DARPA is inviting designers to reimagine aircraft that can fly fast and take off and land without runways. Earlier this month, DARPA announced an upcoming “Proposers Day,” to be held on March 23, when the Pentagon’s blue sky projects wing will offer information to designers and companies about an initiative it calls SPRINT, which stands for the SPeed and Runway INdependent Technologies (SPRINT) X-Plane Demonstrator program. In 42 months, or three and a half years, DARPA hopes to have a demonstration flight of a new plane through the program.
As the name suggests, SPRINT is looking for a fast aircraft, or at least a plane capable of going fast over short stretches. The program is specifically seeking to develop an aircraft that can cruise at 400 knots, or 460 mph. That’s well below the cruising speed of a fighter like the F-16, though it’s much faster than the cruising speed of Black Hawk helicopters, which might be the more relevant consideration. That’s because the other aspect of SPRINT is that the aircraft should be able to hover in austere environments, like fields or deserts, without the specific paved infrastructure of a runway or a helipad.
“The objective of the SPRINT program is to design, build, certify and fly an X-plane to demonstrate enabling technologies and integrated concepts necessary for a transformational combination of aircraft speed and runway independence for the next generation of air mobility platforms,” reads DARPA’s announcement.
While the open sky is vast, runways remain one of the more demanding parts of the infrastructure of flight. Once built, a runway is relatively easy to repair after an attack, provided no planes were destroyed at the time of incoming bombs and missiles. But clearing the space for a runway and hangars, as well as maintaining crew and planes, creates a durable target visible from space. As the United States war planners explore options should a war break out in the Pacific region, the known and fixed locations of existing runways could leave aircraft vulnerable to surprise attack. Even without the surprise, once planes are in the air, they will need a runway to land, and losing that surface can lead to, at best, harsh landings on unprepared ground, which damage the plane and risk the pilot.
DARPA announced SPRINT on March 1. The shape of the new vehicle is undetermined, reported Patrick Tucker of Defense One. “It could be a new form of helicopter, or perhaps a vertical-takeoff-and-landing aircraft that might fly even faster.” Tucker also noted that the director of DARPA “deliberately avoided calling the program a vertical-lift effort, and an accompanying slide displayed two artist’s concepts that were decidedly unhelicopter-like.”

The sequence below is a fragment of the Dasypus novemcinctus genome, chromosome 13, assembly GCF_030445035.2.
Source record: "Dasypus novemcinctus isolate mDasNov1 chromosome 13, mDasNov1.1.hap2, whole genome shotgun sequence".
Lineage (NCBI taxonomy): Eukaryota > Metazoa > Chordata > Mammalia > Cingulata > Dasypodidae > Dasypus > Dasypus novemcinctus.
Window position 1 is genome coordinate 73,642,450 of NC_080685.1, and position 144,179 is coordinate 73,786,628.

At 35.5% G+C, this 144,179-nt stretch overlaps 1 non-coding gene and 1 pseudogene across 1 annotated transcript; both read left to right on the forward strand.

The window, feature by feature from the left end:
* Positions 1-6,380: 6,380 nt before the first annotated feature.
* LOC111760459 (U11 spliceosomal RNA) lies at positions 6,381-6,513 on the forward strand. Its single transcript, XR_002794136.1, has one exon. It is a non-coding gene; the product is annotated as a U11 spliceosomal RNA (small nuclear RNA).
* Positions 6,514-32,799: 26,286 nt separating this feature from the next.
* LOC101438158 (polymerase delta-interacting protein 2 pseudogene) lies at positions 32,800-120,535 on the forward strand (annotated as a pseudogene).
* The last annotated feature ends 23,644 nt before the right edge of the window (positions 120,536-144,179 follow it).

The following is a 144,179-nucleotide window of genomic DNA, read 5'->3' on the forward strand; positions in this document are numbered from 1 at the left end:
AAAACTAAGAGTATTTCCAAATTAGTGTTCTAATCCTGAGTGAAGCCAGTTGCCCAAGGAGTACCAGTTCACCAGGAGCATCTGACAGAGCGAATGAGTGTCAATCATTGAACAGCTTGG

Helicopters, of course, have long been the most reliable form of vertical takeoff, though their design comes with major constraints on speed and efficiency. Matching the runway independence of a helicopter with the speed and endurance of fixed-wing flight is a problem the military has tried to solve for decades. The most successful variants have followed one of two paths. There’s tilt-rotor planes, like the V-22 Osprey and upcoming V-280 Valor, which have high-mounted wings, and rotors that pivot parallel to the ground to take off, before turning to a different angle for forward flight. The Osprey can land in austere environments, provided there is clearance for the rotors, though in normal conditions the planes are flown and landed at dedicated pads on military bases.
The other path, seen in the Harrier Jump Jet and the F-35B stealth fighter, uses ducted exhaust from a jet engine to lift the plane into the sky, before pivoting to forward thrust. This tremendous amount of heat and power have caused speculation, especially in the development of the F-35, that the engine would destroy all but the most specially prepared landing pads.
Neither of the designs shown by DARPA commit to these traditional Vertical Takeoff or Landing (VTOL) approaches. One, a silver-glossy image of a plane with jet-like ducts and folded blades on nacelles, has wings positioned like a tiltrotor. In the high-flight concept art, the engines used for vertical lift are drawn dormant, letting even more powerful systems propel the plane through the sky. The V-22 Osprey has a cruising speed of 310 knots, while the V-280 Valor has one just over 280 knots. Both planes have higher top speeds for, er, sprints, but getting to faster cruising speeds likely means ditching rotor engines as the primary form of propulsion, even if they can tilt.
In DARPA’s other concept drawing, the image appears as a rendering of a flying wing, reminiscent of the B-2 or B-21 bombers, but with a V-shaped tail. The engines are even more suggested than shown here, with space for ducted fans or rotors to provide vertical lift in the vehicle’s body, while jet intakes suggest means of forward propulsion.
Such concept art is a type of vision board for what DARPA is trying to accomplish. Getting a new kind of plane that can fly without runways, helipads, or other external infrastructure could expand where planes operate. Ensuring that the plane flies fast could make it useful for more tasks than those already performed by helicopters, expanding the scope of what the military might do. And, ultimately, DARPA’s mission is not to design finished products—it is to explore new spaces, trusting that once the hurdle of technological demonstration is accomplished, others will figure out how to bend that new technology into useful form.